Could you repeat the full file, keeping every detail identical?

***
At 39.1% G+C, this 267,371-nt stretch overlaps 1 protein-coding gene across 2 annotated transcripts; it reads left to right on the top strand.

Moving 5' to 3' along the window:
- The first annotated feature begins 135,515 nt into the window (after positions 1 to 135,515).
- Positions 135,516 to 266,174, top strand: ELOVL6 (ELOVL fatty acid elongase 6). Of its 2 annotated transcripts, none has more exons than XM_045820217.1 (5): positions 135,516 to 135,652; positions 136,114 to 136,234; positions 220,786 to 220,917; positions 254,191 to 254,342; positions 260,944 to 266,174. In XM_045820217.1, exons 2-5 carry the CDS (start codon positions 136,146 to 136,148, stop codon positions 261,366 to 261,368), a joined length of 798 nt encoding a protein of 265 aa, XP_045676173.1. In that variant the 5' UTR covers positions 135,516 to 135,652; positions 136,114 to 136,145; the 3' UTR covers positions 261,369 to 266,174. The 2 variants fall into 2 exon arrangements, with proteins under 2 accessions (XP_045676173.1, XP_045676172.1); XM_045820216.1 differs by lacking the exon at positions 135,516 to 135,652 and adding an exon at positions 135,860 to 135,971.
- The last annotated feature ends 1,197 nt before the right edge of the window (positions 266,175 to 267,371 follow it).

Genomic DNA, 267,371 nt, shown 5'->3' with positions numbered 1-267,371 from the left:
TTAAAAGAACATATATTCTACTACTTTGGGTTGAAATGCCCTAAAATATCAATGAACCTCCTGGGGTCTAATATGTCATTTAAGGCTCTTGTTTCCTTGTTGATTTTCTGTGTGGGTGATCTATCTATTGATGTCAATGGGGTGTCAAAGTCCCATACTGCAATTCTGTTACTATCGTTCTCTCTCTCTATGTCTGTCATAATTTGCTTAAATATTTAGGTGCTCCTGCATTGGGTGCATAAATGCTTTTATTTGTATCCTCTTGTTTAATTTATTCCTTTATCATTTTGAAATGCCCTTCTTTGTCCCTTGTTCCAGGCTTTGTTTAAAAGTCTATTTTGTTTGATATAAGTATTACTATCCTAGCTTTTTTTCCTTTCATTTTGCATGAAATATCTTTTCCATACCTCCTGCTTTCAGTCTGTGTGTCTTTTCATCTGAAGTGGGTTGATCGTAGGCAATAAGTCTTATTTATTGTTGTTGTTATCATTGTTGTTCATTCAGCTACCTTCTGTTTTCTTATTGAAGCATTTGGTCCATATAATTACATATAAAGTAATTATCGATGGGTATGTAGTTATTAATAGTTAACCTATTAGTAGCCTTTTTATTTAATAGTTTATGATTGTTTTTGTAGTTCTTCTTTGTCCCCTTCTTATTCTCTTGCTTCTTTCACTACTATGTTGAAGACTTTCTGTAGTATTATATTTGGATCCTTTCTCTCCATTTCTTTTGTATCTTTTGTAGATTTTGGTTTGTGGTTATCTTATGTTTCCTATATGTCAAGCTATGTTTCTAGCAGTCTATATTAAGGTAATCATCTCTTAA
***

At 39.1% G+C, this 267,371-nt stretch overlaps 1 protein-coding gene across 2 annotated transcripts; it reads left to right on the top strand.

Moving 5' to 3' along the window:
- The first annotated feature begins 135,515 nt into the window (after positions 1 to 135,515).
- Positions 135,516 to 266,174, top strand: ELOVL6 (ELOVL fatty acid elongase 6). Of its 2 annotated transcripts, none has more exons than XM_045820217.1 (5): positions 135,516 to 135,652; positions 136,114 to 136,234; positions 220,786 to 220,917; positions 254,191 to 254,342; positions 260,944 to 266,174. In XM_045820217.1, exons 2-5 carry the CDS (start codon positions 136,146 to 136,148, stop codon positions 261,366 to 261,368), a joined length of 798 nt encoding a protein of 265 aa, XP_045676173.1. In that variant the 5' UTR covers positions 135,516 to 135,652; positions 136,114 to 136,145; the 3' UTR covers positions 261,369 to 266,174. The 2 variants fall into 2 exon arrangements, with proteins under 2 accessions (XP_045676173.1, XP_045676172.1); XM_045820216.1 differs by lacking the exon at positions 135,516 to 135,652 and adding an exon at positions 135,860 to 135,971.
- The last annotated feature ends 1,197 nt before the right edge of the window (positions 266,175 to 267,371 follow it).

Genomic DNA, 267,371 nt, shown 5'->3' with positions numbered 1-267,371 from the left:
TTAAAAGAACATATATTCTACTACTTTGGGTTGAAATGCCCTAAAATATCAATGAACCTCCTGGGGTCTAATATGTCATTTAAGGCTCTTGTTTCCTTGTTGATTTTCTGTGTGGGTGATCTATCTATTGATGTCAATGGGGTGTCAAAGTCCCATACTGCAATTCTGTTACTATCGTTCTCTCTCTCTATGTCTGTCATAATTTGCTTAAATATTTAGGTGCTCCTGCATTGGGTGCATAAATGCTTTTATTTGTATCCTCTTGTTTAATTTATTCCTTTATCATTTTGAAATGCCCTTCTTTGTCCCTTGTTCCAGGCTTTGTTTAAAAGTCTATTTTGTTTGATATAAGTATTACTATCCTAGCTTTTTTTCCTTTCATTTTGCATGAAATATCTTTTCCATACCTCCTGCTTTCAGTCTGTGTGTCTTTTCATCTGAAGTGGGTTGATCGTAGGCAATAAGTCTTATTTATTGTTGTTGTTATCATTGTTGTTCATTCAGCTACCTTCTGTTTTCTTATTGAAGCATTTGGTCCATATAATTACATATAAAGTAATTATCGATGGGTATGTAGTTATTAATAGTTAACCTATTAGTAGCCTTTTTATTTAATAGTTTATGATTGTTTTTGTAGTTCTTCTTTGTCCCCTTCTTATTCTCTTGCTTCTTTCACTACTATGTTGAAGACTTTCTGTAGTATTATATTTGGATCCTTTCTCTCCATTTCTTTTGTATCTTTTGTAGATTTTGGTTTGTGGTTATCTTATGTTTCCTATATGTCAAGCTATGTTTCTAGCAGTCTATATTAAGGTAATCATCTCTTAA